Diabetic retinopathy involves the abnormal growth of blood vessels in the retina. Complications can lead to serious vision problems:

    • Vitreous hemorrhage. The new blood vessels may bleed into the clear, jelly-like substance that fills the center of your eye. If the amount of bleeding is small, you might see only a few dark spots (floaters). In more-severe cases, blood can fill the vitreous cavity and completely block your vision.

      Vitreous hemorrhage by itself usually doesn''t always prevent diabetic retinopathy. However, regular eye exams, good control of your blood sugar and blood pressure, and early intervention for vision problems can help prevent severe vision loss.

      If you have diabetes, reduce your risk of getting diabetic retinopathy by doing the following:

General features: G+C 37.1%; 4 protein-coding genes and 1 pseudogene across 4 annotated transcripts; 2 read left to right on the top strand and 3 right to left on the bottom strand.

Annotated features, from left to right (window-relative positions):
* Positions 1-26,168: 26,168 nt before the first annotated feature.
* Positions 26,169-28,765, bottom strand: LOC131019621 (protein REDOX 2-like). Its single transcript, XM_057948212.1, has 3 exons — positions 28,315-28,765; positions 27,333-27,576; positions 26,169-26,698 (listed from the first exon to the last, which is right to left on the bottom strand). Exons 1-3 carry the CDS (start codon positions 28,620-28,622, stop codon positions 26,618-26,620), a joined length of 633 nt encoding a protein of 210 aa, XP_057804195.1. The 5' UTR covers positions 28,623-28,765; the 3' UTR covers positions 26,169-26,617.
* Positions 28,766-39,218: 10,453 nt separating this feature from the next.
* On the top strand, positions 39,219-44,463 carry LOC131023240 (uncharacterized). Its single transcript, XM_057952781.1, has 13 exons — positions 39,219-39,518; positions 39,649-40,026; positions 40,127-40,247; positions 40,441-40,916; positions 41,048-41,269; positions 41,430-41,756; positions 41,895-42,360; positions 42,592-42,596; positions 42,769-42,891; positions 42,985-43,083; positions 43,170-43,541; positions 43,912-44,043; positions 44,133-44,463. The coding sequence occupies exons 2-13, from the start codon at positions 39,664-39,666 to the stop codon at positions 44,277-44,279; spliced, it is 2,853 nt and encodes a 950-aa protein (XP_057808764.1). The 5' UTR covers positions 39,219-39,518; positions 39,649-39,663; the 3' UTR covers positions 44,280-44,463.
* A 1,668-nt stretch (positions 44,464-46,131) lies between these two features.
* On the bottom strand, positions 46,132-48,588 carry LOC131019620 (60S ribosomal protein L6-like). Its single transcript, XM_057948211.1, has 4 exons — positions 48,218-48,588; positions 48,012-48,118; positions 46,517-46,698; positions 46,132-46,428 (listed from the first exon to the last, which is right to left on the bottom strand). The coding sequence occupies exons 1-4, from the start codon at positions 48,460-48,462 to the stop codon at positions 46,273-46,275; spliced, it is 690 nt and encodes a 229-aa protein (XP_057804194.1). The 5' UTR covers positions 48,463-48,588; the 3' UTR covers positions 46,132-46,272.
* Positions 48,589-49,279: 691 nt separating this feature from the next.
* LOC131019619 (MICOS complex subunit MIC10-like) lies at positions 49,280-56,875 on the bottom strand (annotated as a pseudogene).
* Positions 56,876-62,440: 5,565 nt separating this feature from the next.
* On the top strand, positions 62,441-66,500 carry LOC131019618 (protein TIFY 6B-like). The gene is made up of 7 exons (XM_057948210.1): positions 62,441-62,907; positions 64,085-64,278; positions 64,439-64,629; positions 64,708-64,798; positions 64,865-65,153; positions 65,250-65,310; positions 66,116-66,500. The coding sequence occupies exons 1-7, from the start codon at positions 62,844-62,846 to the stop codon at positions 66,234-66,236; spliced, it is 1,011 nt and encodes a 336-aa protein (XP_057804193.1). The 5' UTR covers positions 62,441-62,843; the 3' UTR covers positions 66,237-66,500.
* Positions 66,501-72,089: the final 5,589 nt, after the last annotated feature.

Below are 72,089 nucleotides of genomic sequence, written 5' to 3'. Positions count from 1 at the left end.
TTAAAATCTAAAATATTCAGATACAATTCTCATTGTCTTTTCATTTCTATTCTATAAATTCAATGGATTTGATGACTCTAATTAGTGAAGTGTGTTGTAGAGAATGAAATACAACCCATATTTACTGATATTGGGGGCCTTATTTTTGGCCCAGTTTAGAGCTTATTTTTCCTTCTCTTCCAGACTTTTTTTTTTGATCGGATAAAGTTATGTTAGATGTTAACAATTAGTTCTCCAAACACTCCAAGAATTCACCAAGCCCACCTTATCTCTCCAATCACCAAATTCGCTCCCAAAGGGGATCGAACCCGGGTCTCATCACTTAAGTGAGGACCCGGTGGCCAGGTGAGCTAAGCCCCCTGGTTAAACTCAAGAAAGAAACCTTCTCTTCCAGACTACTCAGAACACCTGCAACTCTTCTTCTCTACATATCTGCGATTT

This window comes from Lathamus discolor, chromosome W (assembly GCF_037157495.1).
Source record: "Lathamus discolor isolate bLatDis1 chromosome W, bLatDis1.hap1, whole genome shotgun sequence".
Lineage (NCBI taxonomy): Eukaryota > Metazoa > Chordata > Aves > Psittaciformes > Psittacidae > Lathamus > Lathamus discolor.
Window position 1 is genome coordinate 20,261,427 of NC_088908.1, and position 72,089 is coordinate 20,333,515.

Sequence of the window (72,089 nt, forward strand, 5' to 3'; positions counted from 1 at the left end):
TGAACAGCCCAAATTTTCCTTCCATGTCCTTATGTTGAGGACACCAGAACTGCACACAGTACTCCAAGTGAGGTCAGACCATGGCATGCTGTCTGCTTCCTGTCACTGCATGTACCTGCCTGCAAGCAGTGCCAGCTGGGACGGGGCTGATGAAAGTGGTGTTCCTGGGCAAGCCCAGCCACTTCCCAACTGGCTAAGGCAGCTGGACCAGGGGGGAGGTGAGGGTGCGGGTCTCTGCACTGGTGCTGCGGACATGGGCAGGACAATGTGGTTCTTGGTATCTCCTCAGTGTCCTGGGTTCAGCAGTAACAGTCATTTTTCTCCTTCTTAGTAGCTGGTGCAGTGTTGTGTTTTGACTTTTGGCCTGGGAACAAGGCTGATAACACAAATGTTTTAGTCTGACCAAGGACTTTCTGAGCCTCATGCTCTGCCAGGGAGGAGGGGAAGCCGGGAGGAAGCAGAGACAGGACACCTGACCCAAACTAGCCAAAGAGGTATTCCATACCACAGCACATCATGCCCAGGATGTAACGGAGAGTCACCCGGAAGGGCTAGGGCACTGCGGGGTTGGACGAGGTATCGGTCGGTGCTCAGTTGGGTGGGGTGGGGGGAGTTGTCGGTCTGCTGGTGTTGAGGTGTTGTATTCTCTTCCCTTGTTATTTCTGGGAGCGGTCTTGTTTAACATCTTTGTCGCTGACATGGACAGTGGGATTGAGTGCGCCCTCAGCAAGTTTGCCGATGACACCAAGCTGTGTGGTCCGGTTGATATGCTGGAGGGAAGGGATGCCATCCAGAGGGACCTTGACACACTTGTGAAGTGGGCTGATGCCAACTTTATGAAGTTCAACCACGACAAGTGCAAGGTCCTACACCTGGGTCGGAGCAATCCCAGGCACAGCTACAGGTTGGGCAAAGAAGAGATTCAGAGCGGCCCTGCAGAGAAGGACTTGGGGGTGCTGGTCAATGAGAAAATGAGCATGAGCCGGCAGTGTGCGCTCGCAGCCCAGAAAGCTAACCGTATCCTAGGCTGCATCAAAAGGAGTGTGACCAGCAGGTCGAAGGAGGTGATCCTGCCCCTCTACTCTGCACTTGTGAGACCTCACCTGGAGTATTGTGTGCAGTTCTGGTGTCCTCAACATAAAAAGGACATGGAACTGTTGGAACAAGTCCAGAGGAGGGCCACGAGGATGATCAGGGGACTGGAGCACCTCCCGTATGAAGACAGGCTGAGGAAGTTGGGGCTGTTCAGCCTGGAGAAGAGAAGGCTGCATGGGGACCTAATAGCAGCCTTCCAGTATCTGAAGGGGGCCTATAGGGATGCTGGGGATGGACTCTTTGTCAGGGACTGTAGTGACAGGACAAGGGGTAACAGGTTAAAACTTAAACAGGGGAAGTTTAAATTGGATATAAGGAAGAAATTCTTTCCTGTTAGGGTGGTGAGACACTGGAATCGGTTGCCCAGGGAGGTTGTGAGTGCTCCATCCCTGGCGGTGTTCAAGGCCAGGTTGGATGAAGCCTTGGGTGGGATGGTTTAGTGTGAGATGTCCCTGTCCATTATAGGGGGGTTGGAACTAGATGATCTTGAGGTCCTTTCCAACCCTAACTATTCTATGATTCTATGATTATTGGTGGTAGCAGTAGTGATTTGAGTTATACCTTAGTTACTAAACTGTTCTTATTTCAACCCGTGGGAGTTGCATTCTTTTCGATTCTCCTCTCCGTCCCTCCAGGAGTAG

• Manage your diabetes. Make healthy eating and physical activity part of your daily routine. Try to get at least 150 minutes of moderate aerobic activity, such as walking, each week. Take oral diabetes medications or insulin as directed.
      • Monitor your blood sugar level. You may need to check and record your blood sugar level several times a day — more-frequent measurements may be required if you''t necessarily lead to vision loss. Taking an active role in diabetes management can go a long way toward preventing complications.

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    May 30, 2018
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    1. Diabetic retinopathy. National Eye Institute. http://www.nei.nih.gov/health/diabetic/retinopathy.asp. Accessed Jan. 5, 2015.